Finally Time for a Treehouse Builders Association?

Many of us professional treehouse builders have long agreed that there could be some benefit to forming an association where we would collaborate on construction ideas and help lend credibility to treehouse builders everywhere. There is currently a movement instigated by Kevin Mooney of Ohio to organize a formal association. I have already pledged my support, but it’s in the very early stages. More on that to follow over the next year as board members are selected and agendas are set.

One thing remains clear to all involved: starting an association isn’t something you do with a few colleagues over a few weeks. It’s a major endeavor that is a full time job to do it right. The time & effort going into the association has to be done by people who have professional goals that can be furthered by contributing the time that it takes to run it. Otherwise, it’s not worth it. What it looks like is that the organization will focus on commercial treehouses. Makes sense, right? Commercial outfits like canopy tour operators and people renting out treehouses overnight are the ones who will make the time & money to make this happen. This observer and participant is concerned about the majority of others who just want to build a non-commercial treehouse. I want to be sure that the organization remains helpful and meaningful to them. If it does not, then I have my doubts whether the association will be relevant. After all, a treehouse association that is solely concerned about corporate interests has missed the whole point of a treehouse.

2 Responses to “Finally Time for a Treehouse Builders Association?”

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  1. Nathan Willison says:

    I am an aspiring tree house builder. My name is Nate and I have backgrounds in technical climbing, carpentry, wilderness first aid, and arboriculture. I have been gradually piecing all of these things together over the years as there are no tree house building college level programs at this point.
    I personally would be interested in a professional association, and possibly becoming involved in the first stages of development. I have an associate of science degree in business management, focusing on entrepreneurship and marketing.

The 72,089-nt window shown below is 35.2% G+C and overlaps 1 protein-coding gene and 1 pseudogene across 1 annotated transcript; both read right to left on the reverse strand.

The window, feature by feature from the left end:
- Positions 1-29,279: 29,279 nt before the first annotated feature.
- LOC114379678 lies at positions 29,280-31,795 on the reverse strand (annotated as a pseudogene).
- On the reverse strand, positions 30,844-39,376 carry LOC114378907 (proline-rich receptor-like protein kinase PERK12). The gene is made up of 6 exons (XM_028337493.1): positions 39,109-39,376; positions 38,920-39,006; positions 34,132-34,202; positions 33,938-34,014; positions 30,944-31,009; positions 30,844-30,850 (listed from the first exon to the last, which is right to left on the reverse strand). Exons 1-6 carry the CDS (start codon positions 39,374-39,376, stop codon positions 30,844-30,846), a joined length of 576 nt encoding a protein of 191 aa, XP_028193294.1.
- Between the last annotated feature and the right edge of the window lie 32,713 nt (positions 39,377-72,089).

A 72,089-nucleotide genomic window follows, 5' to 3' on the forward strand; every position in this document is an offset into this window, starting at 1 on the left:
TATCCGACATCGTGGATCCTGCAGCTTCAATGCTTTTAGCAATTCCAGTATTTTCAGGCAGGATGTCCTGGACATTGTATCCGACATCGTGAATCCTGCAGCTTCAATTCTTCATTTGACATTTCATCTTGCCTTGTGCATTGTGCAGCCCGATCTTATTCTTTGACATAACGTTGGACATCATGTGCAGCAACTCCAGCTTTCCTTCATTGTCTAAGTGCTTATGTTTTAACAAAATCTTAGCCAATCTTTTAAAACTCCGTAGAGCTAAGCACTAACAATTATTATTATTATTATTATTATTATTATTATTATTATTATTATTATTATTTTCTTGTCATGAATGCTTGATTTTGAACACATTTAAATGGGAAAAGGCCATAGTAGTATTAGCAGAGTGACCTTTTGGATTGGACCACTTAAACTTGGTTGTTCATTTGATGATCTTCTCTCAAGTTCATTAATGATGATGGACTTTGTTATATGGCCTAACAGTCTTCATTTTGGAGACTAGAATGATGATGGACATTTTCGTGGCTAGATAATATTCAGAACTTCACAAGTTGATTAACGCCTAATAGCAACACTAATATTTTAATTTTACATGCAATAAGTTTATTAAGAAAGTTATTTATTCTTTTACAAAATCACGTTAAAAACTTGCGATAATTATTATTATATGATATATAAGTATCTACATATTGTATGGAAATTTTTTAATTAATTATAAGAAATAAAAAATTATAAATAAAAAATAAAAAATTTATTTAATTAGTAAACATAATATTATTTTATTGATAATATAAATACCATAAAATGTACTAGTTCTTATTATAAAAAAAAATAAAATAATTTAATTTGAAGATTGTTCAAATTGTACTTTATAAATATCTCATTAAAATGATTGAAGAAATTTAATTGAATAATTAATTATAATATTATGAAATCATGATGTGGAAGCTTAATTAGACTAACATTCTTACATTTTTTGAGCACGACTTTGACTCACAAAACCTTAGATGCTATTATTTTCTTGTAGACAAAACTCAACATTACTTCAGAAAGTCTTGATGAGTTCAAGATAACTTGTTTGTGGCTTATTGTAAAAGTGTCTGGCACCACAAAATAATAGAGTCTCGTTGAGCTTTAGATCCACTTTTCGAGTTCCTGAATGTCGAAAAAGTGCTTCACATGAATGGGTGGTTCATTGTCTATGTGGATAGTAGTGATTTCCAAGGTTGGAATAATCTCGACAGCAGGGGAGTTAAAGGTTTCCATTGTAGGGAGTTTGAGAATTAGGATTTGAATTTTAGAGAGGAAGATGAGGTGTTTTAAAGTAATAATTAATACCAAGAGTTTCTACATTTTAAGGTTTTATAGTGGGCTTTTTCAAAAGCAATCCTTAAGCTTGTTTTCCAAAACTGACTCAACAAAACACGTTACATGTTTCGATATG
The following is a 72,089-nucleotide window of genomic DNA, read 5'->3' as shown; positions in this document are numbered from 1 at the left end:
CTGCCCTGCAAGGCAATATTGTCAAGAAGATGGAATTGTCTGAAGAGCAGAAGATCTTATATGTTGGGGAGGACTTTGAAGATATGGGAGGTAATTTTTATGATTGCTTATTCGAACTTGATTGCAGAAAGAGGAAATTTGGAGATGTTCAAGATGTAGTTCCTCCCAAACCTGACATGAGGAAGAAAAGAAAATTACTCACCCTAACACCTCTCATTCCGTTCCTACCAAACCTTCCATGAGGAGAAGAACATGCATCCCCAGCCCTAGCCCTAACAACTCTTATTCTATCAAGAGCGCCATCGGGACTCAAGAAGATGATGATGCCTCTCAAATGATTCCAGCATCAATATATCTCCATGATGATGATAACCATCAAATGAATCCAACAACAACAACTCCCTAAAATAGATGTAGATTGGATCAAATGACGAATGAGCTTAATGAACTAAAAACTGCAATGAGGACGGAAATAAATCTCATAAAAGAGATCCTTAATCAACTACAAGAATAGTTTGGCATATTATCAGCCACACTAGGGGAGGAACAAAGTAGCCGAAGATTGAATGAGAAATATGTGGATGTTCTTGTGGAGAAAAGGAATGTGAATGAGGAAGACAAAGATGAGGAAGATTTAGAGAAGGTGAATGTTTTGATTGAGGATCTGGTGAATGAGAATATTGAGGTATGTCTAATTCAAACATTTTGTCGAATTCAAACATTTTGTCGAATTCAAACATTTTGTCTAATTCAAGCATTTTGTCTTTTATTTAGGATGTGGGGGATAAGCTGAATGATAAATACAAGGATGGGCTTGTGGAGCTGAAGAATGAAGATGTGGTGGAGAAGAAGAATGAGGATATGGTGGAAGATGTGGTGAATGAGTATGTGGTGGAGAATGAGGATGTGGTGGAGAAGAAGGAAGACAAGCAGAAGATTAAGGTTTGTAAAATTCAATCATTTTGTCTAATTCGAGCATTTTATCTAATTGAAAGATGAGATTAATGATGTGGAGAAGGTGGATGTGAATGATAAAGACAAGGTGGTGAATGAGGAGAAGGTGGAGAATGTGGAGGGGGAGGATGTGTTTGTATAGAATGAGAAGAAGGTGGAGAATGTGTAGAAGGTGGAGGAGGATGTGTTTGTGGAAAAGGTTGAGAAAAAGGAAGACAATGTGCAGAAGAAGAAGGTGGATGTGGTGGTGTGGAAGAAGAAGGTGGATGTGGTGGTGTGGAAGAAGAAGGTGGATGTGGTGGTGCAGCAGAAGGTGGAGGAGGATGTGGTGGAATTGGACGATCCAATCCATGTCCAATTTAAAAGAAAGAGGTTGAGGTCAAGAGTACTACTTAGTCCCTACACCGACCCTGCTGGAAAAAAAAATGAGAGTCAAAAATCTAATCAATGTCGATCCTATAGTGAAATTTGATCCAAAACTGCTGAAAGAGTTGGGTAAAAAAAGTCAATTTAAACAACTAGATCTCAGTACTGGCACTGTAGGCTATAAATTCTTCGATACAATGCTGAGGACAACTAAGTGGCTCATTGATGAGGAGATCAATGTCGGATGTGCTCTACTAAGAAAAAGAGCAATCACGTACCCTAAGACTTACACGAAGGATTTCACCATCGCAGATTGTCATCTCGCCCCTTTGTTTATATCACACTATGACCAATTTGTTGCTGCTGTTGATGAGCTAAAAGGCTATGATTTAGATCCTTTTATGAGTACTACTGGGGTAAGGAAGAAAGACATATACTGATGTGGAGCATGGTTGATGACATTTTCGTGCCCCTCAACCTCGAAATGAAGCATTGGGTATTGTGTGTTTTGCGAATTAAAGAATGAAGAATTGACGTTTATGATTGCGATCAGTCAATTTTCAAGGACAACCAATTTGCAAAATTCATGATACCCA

All I want to do is build tree houses. As an urban forestry student, I find there is a lot of confusion as to the level of respect and care taken to preserve and protect the tree from the builders stand point in contrast to the arborists view. I feel that having collaborative effort with the tree care industry and a professional tree house organization would greatly improve the overall quality of tree houses being built, generate awareness of the profession, and get more people in trees one way or another!

    Please feel free to contact me to have any further discussions. I currently reside in the state of WI.
    Thanks
    ~Nate

    • thb98il1Tr3e says:

      Hello Nate,

      Since writing the original post, there has been a serious effort to launch a treehouse association. The effort failed to gain traction. I believe this is because associations take a lot of work, and most of the best treehouse builders in the industry are very busy. It costs a small amount of money, but consumes huge amounts of time. Currently, the builders in the industry don’t feel the need to bear this burden.

      The best value that an association would deliver to a builder is a marketing credential. So when players in the industry decide whether to support the organization, they want to know how much control they’ll have and how much prestige they will get out of it. So it’s inherently competitive at the start, the tension from which makes the whole thing a bit unpleasant. Some have said that the benefit is rather in educating customers, especially building department officials, regarding tree attachment bolts (tabs) and the loads that can safely be supported on them. However, most of us have found ways around that by using private engineers who understand the process and are comfortable signing off on documents, which is really all that building departments need in the end of it all.

      So I don’t want to discourage you, but I should warn you that while many have wished that an association existed, starting one may prove harder than you think. Starting it might be easy, but earning a living running it might not. On the contrary, however, perhaps you may walk in at the right time and help it reach critical sustaining mass.

      Now, since you said, “All I want to do is build tree houses,” perhaps you should send in your resume and consider whether you should move to Pennsylvania and work with us. We do build a lot of them these days…

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